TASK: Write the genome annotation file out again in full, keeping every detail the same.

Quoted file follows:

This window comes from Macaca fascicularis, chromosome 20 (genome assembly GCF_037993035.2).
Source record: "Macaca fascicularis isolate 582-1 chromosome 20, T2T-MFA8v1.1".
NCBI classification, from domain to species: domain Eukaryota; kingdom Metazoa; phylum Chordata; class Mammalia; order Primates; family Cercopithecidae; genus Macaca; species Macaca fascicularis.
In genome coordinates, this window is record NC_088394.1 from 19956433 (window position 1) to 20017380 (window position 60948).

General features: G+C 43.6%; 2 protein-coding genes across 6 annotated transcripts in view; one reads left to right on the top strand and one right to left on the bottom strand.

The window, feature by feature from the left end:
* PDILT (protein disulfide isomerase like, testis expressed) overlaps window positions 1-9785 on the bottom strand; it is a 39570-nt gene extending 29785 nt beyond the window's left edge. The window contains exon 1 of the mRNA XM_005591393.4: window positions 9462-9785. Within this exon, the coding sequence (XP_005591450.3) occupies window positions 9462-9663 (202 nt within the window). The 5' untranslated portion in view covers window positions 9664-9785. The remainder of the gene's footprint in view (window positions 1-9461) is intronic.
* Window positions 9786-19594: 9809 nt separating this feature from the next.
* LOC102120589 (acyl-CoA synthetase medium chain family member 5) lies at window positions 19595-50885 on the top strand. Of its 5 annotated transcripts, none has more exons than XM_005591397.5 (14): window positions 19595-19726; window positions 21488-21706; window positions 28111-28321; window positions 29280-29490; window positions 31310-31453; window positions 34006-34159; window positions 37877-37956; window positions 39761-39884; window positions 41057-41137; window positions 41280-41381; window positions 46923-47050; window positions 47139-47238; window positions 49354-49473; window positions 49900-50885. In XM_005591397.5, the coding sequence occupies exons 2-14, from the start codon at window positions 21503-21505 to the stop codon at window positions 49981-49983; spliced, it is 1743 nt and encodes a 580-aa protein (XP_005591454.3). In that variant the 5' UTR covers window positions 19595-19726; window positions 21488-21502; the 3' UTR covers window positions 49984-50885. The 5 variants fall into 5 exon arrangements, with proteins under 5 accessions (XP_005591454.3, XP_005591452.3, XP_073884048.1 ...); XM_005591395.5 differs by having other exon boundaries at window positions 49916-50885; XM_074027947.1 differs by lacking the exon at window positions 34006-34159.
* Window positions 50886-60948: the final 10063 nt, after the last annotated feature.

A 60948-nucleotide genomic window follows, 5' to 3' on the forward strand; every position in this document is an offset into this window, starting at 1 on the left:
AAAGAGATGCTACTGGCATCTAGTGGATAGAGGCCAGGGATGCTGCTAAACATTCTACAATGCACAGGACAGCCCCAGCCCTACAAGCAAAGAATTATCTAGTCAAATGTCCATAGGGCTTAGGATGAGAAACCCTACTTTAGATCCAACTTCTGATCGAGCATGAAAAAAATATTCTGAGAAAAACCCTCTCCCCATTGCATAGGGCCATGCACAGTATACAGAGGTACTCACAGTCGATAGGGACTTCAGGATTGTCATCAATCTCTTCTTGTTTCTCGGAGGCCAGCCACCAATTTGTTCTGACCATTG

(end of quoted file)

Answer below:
This window comes from Macaca fascicularis, chromosome 20 (genome assembly GCF_037993035.2).
Source record: "Macaca fascicularis isolate 582-1 chromosome 20, T2T-MFA8v1.1".
NCBI classification, from domain to species: domain Eukaryota; kingdom Metazoa; phylum Chordata; class Mammalia; order Primates; family Cercopithecidae; genus Macaca; species Macaca fascicularis.
In genome coordinates, this window is record NC_088394.1 from 19956433 (window position 1) to 20017380 (window position 60948).

General features: G+C 43.6%; 2 protein-coding genes across 6 annotated transcripts in view; one reads left to right on the top strand and one right to left on the bottom strand.

The window, feature by feature from the left end:
* PDILT (protein disulfide isomerase like, testis expressed) overlaps window positions 1-9785 on the bottom strand; it is a 39570-nt gene extending 29785 nt beyond the window's left edge. The window contains exon 1 of the mRNA XM_005591393.4: window positions 9462-9785. Within this exon, the coding sequence (XP_005591450.3) occupies window positions 9462-9663 (202 nt within the window). The 5' untranslated portion in view covers window positions 9664-9785. The remainder of the gene's footprint in view (window positions 1-9461) is intronic.
* Window positions 9786-19594: 9809 nt separating this feature from the next.
* LOC102120589 (acyl-CoA synthetase medium chain family member 5) lies at window positions 19595-50885 on the top strand. Of its 5 annotated transcripts, none has more exons than XM_005591397.5 (14): window positions 19595-19726; window positions 21488-21706; window positions 28111-28321; window positions 29280-29490; window positions 31310-31453; window positions 34006-34159; window positions 37877-37956; window positions 39761-39884; window positions 41057-41137; window positions 41280-41381; window positions 46923-47050; window positions 47139-47238; window positions 49354-49473; window positions 49900-50885. In XM_005591397.5, the coding sequence occupies exons 2-14, from the start codon at window positions 21503-21505 to the stop codon at window positions 49981-49983; spliced, it is 1743 nt and encodes a 580-aa protein (XP_005591454.3). In that variant the 5' UTR covers window positions 19595-19726; window positions 21488-21502; the 3' UTR covers window positions 49984-50885. The 5 variants fall into 5 exon arrangements, with proteins under 5 accessions (XP_005591454.3, XP_005591452.3, XP_073884048.1 ...); XM_005591395.5 differs by having other exon boundaries at window positions 49916-50885; XM_074027947.1 differs by lacking the exon at window positions 34006-34159.
* Window positions 50886-60948: the final 10063 nt, after the last annotated feature.

A 60948-nucleotide genomic window follows, 5' to 3' on the forward strand; every position in this document is an offset into this window, starting at 1 on the left:
AAAGAGATGCTACTGGCATCTAGTGGATAGAGGCCAGGGATGCTGCTAAACATTCTACAATGCACAGGACAGCCCCAGCCCTACAAGCAAAGAATTATCTAGTCAAATGTCCATAGGGCTTAGGATGAGAAACCCTACTTTAGATCCAACTTCTGATCGAGCATGAAAAAAATATTCTGAGAAAAACCCTCTCCCCATTGCATAGGGCCATGCACAGTATACAGAGGTACTCACAGTCGATAGGGACTTCAGGATTGTCATCAATCTCTTCTTGTTTCTCGGAGGCCAGCCACCAATTTGTTCTGACCATTG